You haven’t been really kissed until you’ve been kissed by an elephant.
|First Kiss from Watermelon|
There is a true jungle paradise in this corner of Northern Thailand where life centers on elephants. Most of them have been rescued from the logging industry where they worked with their mahouts until the government stopped logging, and a bunch of elephants and a bunch of mahouts were out of employ. Places like the Anantara Elephant Camp, with purpose of saving the elephant and the mahouts from starving and being badly abused, create a safe and healthy environment for both, so the elephants have a good home, plenty of food and very little work to do, and the mahouts can stay close to their elephants, living in homes with their families right on the grounds. This also includes education for the children and health care for all, including the elephant.
A mahout, who wears blue denim uniforms, knows every sway, every balk, every kind of greenery the elephant is going to grab for a snack as they walk through the jungle, every rumble of its stomach which sounds like a motorcycle rocking through champagne bubbles. So I was offered a 3-day “course” in being a mahout. Think I’d refuse that?
The first day I was a bit anxious. It’s been a year and a half since my last elephant experience, and these elephants were definitely tall. Most were ages 9 to 25 and there are a couple of babies in the stables. We were driven up to the camp in a jeep (reminded me of Tanganyika days) and there was Pulab (Lucky), who had been chosen for my training. Primarily it meant learning the language: “Pai” means go forward, “Ben” to turn - if you kick behind the left ear - and believe you me I don’t kick hard so I don’t know if she got the signal - she is to turn right, and vice versa; “How” means stop; “Toi”, backward and there you go. There is also a signal for getting down on a knee so the awkward rider can attempt to get her leg over the neck by grabbing the opposite ear. Oh well. Not graceful. I was never good at mounting horses either although I rode them most of my life.
Once up there in the wind and the stars, above everything but the tree-tops, you take a breath and have to bend your knees like a horse jockey - you are smack on top of the elephants’ head and neck - and nestle your toes (barefooted for me) in that warm place in the bend of the ear from where you will give directions, I hoped. However at 75, bending that tightly for a long period of time has a price - soreness. But it was worth it. Once I was able to weave successfully through a small obstacle course, we were off and I was sure I was going to fall off that high place. Grab the ears, her real mahout said. But if I had zagged when she zigged, I might have lost it, although the mahout told me my elephant was sensitive to my lack of balance and somehow would keep me from a plunge. So you start moving with the flow, that means your pelvis is pushing back and forth according to the gait. And I kept my hands pressed on top of her head - brushing them over her hair strands now and then, and saying “good girl”, which she didn’t understand. I think it’s something like “Di”. We swayed and stopped now and then for a check on a healthy looking pile of long grass or a bamboo stand, which she pulled with glee, and finally reached the pool where the elephants swim.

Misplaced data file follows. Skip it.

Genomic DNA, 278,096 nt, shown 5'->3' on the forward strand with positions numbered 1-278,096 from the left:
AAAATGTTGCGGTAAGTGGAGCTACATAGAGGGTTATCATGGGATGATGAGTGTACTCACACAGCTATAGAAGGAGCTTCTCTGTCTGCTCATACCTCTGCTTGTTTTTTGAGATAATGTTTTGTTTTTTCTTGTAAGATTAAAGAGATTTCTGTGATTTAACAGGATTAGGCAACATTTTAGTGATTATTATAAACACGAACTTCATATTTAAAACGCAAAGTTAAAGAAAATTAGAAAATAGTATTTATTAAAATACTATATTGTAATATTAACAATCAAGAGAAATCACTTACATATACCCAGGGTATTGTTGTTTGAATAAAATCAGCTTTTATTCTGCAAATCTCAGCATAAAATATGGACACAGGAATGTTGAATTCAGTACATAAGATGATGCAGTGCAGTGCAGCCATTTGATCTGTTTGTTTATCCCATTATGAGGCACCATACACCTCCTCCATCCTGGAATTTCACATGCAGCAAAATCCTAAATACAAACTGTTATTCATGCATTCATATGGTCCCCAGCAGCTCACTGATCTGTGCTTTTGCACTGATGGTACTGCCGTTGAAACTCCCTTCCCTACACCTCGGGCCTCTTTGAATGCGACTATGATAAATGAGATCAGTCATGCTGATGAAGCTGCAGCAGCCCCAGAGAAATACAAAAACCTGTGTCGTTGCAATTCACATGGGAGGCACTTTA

Of course I’d get wet. I had sloshed around in a raging river to wash elephants in Chiang Mai a year and a half ago, but this was riding the elephant into the lake. Actually the mahout was sitting behind me at this point, so we sunk step by step down into the cool brown water of the pond and at once I felt a peace and glow that this was the best thing I had ever done. Pulab was so secure under me and she even ducked completely under water (I was chest high at that moment) and then came up and filled her trunk with water and sprayed it back over me - a playful gesture. It was so cool because I knew I wasn’t going to topple into the water -- as some elephant poop floated by. Well, it’s for the elephants, not me. After much praise and thanksgiving, and sopping wet, we rose back up out of the water and I felt I had been baptized again. Somewhere, it has to have a spiritual intention. Then Pulab - without shaking off the water like a dog would do, thank God - headed slowly (you don’t know how slow an elephant walks until you are up there on top), and gracefully to the entrance to the hotel as I used all the Ben, Pai, Ma and whatever sound I could make to do the mahout thing. This was kind of neat. Front door service. I hated for it to end but my legs were limp from trying to hold on for an hour or so. Step one of mahout school was done.
|Nothing like a banana|
|Are you a mahout or not?|
|Fancy meeting you here|
|Thru the Jungle we go|
|The sunset lookout|
|The Balloon Prayer ready to go|